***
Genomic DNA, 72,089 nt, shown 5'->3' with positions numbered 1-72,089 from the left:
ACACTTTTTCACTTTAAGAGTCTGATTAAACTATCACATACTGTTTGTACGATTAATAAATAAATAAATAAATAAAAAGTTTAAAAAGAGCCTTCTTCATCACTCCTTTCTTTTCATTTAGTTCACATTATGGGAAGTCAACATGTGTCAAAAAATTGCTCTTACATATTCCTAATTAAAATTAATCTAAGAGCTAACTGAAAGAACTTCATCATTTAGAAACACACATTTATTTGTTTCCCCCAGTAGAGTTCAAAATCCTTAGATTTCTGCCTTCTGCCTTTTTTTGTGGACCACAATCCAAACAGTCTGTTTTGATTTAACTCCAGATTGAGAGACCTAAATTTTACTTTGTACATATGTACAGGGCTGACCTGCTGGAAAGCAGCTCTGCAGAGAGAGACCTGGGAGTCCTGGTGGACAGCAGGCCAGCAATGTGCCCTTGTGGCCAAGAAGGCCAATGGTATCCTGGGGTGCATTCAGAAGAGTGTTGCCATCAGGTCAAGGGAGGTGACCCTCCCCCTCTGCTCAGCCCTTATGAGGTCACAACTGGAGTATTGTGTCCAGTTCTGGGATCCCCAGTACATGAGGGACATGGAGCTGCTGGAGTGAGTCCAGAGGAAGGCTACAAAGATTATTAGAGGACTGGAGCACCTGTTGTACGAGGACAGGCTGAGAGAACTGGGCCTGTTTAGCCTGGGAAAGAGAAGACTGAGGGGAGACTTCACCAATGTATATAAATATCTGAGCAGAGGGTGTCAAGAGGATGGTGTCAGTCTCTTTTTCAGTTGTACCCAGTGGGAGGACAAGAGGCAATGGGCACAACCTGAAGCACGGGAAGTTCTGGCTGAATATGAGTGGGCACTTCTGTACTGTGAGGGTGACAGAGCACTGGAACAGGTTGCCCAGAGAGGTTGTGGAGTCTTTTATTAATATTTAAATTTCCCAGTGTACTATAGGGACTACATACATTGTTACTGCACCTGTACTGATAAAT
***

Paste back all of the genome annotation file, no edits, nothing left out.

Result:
Genomic DNA, 72,089 nt, shown 5'->3' with positions numbered 1-72,089 from the left:
ACACTTTTTCACTTTAAGAGTCTGATTAAACTATCACATACTGTTTGTACGATTAATAAATAAATAAATAAATAAAAAGTTTAAAAAGAGCCTTCTTCATCACTCCTTTCTTTTCATTTAGTTCACATTATGGGAAGTCAACATGTGTCAAAAAATTGCTCTTACATATTCCTAATTAAAATTAATCTAAGAGCTAACTGAAAGAACTTCATCATTTAGAAACACACATTTATTTGTTTCCCCCAGTAGAGTTCAAAATCCTTAGATTTCTGCCTTCTGCCTTTTTTTGTGGACCACAATCCAAACAGTCTGTTTTGATTTAACTCCAGATTGAGAGACCTAAATTTTACTTTGTACATATGTACAGGGCTGACCTGCTGGAAAGCAGCTCTGCAGAGAGAGACCTGGGAGTCCTGGTGGACAGCAGGCCAGCAATGTGCCCTTGTGGCCAAGAAGGCCAATGGTATCCTGGGGTGCATTCAGAAGAGTGTTGCCATCAGGTCAAGGGAGGTGACCCTCCCCCTCTGCTCAGCCCTTATGAGGTCACAACTGGAGTATTGTGTCCAGTTCTGGGATCCCCAGTACATGAGGGACATGGAGCTGCTGGAGTGAGTCCAGAGGAAGGCTACAAAGATTATTAGAGGACTGGAGCACCTGTTGTACGAGGACAGGCTGAGAGAACTGGGCCTGTTTAGCCTGGGAAAGAGAAGACTGAGGGGAGACTTCACCAATGTATATAAATATCTGAGCAGAGGGTGTCAAGAGGATGGTGTCAGTCTCTTTTTCAGTTGTACCCAGTGGGAGGACAAGAGGCAATGGGCACAACCTGAAGCACGGGAAGTTCTGGCTGAATATGAGTGGGCACTTCTGTACTGTGAGGGTGACAGAGCACTGGAACAGGTTGCCCAGAGAGGTTGTGGAGTCTTTTATTAATATTTAAATTTCCCAGTGTACTATAGGGACTACATACATTGTTACTGCACCTGTACTGATAAAT